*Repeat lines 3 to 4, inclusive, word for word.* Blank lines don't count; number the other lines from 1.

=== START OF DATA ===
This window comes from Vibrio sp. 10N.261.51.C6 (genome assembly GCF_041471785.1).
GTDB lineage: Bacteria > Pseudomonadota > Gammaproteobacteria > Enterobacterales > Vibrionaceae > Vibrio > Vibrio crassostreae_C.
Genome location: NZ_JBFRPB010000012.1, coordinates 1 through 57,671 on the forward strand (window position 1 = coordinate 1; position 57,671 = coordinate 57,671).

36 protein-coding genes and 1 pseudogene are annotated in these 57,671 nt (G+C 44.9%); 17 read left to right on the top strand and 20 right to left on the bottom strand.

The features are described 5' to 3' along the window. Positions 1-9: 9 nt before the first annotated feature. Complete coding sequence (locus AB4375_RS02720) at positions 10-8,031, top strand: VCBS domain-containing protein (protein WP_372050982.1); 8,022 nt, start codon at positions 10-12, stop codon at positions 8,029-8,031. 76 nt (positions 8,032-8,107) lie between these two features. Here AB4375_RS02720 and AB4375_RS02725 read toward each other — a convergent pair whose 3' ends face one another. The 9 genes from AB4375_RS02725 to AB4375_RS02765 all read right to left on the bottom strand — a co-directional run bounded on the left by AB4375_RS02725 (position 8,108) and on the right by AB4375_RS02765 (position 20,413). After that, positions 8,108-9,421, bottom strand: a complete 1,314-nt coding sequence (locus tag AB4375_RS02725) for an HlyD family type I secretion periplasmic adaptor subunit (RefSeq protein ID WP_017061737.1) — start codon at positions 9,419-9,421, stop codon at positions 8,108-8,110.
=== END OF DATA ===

Genome location: NZ_JBFRPB010000012.1, coordinates 1 through 57,671 on the forward strand (window position 1 = coordinate 1; position 57,671 = coordinate 57,671).

36 protein-coding genes and 1 pseudogene are annotated in these 57,671 nt (G+C 44.9%); 17 read left to right on the top strand and 20 right to left on the bottom strand.